Five Best RSS Newsreaders

Google's changes to Google Reader this week upset a lot of people, and it got us wondering how many of you still use Google Reader as your preferred RSS newsreader when there are so many other options. This week, we're going to highlight some of those other news readers, in case you're looking for alternatives.

Reeder (Mac/iOS)

Reeder is a sharp-looking feed reader that offers separate clients for iPhone, iPad and Mac. We've discussed Reeder before, but since its launch, its clean interface, easy integration and sync with Google Calendar, and integration with services like Read It Later and Instapaper make it a great app on any platform. You can't manage subscriptions in it, but you do get an incredible interface to read the news, jump right to the articles you see, star items to save them for later, and save them to other social bookmarking services like Pinboard, Evernote, or post it to Twitter. Reeder will set you back $2.99 for the iPhone version, $5.49 for the iPad version, and $9.99 for the Mac version.

Feedly (Firefox/Chrome/iOS/Android)

Feedly is another good-looking newsreader that does a bit more than just sync with Google Reader. You can hook Feedly into Google Reader so you don't have to import your subscriptions or start from scratch, but that's just the beginning. Feedly also provides additional news and reading material based on topics you already subscribe to, all organised in an uncluttered and easy-to-read layout that works in any browser. The app also integrates with Facebook, Twitter and Google+. Feedly is free, and installs as a browser extension for Firefox, Chrome, and Safari, with companion apps for iOS and Android.

Netvibes (Webapp)

Netvibes isn't strictly an RSS reader, but it definitely does that well. The basic features are free, and once you sign up for an account you can easily import your feeds, read them, manage your subscriptions, and stay updated when new articles are posted, all in an attractive and easy-to-use interface. You can also use Netvibes to share your stories on Twitter and Facebook or even integrate your Facebook and Twitter feeds with your Netvibes dashboard to see them all in one place. Netvibes' usefulness doesn't stop with feeds: the tool can also be used to aggregate other information as well, like weather, stocks, mail and more.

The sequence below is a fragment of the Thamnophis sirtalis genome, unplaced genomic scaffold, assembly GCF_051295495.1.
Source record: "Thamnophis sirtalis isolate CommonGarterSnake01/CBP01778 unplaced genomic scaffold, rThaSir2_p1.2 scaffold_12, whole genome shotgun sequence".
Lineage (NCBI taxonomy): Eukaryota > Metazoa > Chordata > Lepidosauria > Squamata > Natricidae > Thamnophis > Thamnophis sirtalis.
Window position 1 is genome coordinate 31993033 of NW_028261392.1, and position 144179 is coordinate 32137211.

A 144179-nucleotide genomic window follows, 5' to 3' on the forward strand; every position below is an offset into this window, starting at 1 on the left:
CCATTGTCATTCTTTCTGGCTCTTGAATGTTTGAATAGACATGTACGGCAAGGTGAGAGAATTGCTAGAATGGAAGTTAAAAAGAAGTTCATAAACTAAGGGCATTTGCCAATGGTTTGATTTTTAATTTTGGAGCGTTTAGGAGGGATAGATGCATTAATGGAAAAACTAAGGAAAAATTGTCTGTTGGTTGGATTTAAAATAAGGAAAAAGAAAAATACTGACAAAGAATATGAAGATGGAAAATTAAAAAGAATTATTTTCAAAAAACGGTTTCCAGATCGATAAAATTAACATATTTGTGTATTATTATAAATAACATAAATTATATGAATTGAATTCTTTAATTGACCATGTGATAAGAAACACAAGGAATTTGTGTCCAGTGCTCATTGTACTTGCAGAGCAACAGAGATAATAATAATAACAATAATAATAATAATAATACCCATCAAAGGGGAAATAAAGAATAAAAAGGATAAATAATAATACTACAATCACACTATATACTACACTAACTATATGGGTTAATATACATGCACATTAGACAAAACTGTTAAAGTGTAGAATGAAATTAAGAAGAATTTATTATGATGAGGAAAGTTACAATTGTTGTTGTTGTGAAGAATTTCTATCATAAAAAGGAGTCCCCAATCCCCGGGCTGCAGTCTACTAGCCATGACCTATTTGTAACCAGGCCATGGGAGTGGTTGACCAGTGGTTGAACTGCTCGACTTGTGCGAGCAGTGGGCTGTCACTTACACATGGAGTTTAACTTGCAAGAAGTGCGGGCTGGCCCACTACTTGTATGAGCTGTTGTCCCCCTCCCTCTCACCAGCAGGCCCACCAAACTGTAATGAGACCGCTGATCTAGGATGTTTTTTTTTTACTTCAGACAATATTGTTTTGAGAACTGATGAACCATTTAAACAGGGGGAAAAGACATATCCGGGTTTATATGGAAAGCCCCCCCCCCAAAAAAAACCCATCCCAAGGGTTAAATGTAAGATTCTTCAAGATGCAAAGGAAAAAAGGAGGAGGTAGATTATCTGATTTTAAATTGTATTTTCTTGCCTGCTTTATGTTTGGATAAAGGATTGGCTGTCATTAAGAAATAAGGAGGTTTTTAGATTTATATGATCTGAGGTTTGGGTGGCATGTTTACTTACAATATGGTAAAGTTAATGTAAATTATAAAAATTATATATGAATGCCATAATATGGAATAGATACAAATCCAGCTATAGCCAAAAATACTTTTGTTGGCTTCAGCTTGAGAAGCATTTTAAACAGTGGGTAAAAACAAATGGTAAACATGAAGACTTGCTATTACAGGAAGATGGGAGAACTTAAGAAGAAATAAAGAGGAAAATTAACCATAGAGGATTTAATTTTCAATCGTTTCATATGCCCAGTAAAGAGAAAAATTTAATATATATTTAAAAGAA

FeedDemon (Windows)

Free, easy to use, and quick to set up, FeedDemon isn't the sharpest looking feed reader, but it syncs with Google Reader, is well organised, gives you tons of options, and gets the job done. You can add and manage your own subscriptions from within the app, tag and organise items by keyword or topic, and even use FeedDemon to download and your audio podcasts as well. It's ad-supported, but it's one of the best free feed readers for Windows.

Google Reader (Webapp)

Many of you said that the changes to Google Reader won't stop you from using it at all. After all, it's free, it's web-based, easy to use and set up, and it's tied to your Google Account. Subscribing to feeds is a one-click operation, and organising them is as easy as dragging and dropping. The fact that it's now more difficult to share stories with others on services other than Google+ is definitely a drawback, but if you use Google+ heavily, it can be a boon. Google Reader is so popular and so widely used that every other feed reader in the roundup syncs with it.

This week's honorable mentions go out to Newsblur, a great web-based and easily accessible alternative to Google Reader. It imports your feeds and gives you a constantly-updating dashboard of top stories based on your subscriptions.

Did we miss your favourite RSS newsreader? Did we miss a must-mention feature about one of your favourites above? Have your say in the comments below.


Comments

    I love how RSSOwl didn't get a mention. A completely free, multiplatform, open-source RSS reader with pretty much every feature of the five above?

      The last time I used RSSOwl it ran like a dog with its dated user interface and dependence on JAVA.

    In this article, when you say "sync" with Google Reader, do you mean a one-time feed list import or bi-directional article level synchronization (read/unread/starred etc.)?

    Liferea for linux is undoubtedly the best feed reader I have ever used (compared to any other on any platform). It syncs to google reader nicely if you want it too as well (bi-directional).

    Reeder is absolutely worth the price on any platform you choose to get it on - fast, rock solid and beautiful (I just wish they'd make an Android version).

    Contrary to what the article says, you can manage subscriptions in the Mac version of reader (just not the iOS versions).

    There are dozens of desktop google reader clients. And, the best is Webreader which didn't make the cut. A cross-platform client based on Adobe AIR. It's my favourite.

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